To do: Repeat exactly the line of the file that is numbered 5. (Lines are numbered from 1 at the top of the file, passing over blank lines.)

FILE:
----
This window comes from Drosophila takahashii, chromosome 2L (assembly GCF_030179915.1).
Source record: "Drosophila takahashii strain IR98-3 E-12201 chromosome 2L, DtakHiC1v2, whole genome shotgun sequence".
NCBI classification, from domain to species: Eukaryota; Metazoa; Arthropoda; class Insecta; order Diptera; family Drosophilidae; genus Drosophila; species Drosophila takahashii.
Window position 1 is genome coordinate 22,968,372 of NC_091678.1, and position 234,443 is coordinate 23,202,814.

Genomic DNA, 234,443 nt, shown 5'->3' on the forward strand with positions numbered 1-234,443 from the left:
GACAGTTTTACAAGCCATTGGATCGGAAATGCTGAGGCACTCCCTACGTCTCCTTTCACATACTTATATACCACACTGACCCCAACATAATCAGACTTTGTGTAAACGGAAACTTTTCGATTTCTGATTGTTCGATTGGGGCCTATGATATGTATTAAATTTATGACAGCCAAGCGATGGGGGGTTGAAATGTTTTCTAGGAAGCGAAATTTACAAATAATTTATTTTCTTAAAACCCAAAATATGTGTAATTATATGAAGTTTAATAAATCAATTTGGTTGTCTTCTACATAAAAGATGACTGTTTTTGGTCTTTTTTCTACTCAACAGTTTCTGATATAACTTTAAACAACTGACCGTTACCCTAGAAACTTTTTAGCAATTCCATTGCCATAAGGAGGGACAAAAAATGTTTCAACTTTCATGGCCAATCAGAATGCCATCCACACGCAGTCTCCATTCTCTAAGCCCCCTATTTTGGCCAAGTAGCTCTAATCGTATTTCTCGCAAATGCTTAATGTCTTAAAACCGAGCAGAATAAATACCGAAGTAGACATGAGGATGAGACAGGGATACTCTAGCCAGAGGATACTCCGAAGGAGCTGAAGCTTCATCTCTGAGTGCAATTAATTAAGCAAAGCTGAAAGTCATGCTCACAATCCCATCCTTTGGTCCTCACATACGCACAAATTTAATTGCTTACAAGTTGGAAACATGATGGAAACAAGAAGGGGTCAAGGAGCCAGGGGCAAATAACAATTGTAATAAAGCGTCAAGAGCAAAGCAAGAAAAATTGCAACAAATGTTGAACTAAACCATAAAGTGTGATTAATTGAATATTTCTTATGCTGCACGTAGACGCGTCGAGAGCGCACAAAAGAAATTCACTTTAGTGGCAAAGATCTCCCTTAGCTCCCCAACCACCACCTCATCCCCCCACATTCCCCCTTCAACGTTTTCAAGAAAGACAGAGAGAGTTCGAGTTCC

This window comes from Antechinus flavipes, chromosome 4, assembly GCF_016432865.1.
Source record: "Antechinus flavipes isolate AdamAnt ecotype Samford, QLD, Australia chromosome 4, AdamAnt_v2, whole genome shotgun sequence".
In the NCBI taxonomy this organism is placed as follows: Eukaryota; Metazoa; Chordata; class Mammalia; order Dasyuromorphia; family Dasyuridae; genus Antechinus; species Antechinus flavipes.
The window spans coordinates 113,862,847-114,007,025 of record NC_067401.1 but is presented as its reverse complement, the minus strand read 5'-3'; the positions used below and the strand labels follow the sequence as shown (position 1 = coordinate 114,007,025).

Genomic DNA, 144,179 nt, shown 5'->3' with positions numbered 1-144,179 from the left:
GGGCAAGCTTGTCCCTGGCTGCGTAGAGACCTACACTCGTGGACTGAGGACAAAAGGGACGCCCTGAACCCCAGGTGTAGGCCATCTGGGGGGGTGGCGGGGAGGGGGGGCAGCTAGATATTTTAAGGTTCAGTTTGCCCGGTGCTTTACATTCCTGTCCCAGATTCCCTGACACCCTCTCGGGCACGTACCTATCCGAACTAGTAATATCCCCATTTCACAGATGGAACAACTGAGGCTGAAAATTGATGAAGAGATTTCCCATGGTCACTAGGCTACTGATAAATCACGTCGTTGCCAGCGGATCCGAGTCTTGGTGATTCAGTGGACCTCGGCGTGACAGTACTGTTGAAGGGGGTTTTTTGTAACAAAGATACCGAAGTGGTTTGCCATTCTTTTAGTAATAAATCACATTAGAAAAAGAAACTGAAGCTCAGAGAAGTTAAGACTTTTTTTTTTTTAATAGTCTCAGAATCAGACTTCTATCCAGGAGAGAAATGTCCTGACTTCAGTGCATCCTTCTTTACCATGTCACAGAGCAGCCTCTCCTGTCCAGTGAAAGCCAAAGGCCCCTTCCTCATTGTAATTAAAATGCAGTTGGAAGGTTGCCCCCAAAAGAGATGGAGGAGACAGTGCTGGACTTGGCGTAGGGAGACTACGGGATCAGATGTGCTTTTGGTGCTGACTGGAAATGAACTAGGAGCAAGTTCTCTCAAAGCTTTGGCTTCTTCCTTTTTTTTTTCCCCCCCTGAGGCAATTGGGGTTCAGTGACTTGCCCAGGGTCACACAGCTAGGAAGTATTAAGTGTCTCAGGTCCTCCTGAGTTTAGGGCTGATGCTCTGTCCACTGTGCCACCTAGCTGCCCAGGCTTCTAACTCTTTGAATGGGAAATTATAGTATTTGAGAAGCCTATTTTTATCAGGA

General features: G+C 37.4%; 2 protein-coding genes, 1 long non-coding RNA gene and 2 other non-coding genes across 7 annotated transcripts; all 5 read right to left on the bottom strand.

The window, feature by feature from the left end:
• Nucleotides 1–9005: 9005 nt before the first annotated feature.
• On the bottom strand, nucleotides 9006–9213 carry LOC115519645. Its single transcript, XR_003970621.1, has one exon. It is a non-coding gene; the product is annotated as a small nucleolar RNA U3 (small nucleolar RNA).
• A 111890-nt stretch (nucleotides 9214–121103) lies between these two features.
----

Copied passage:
Genomic DNA, 234,443 nt, shown 5'->3' on the forward strand with positions numbered 1-234,443 from the left: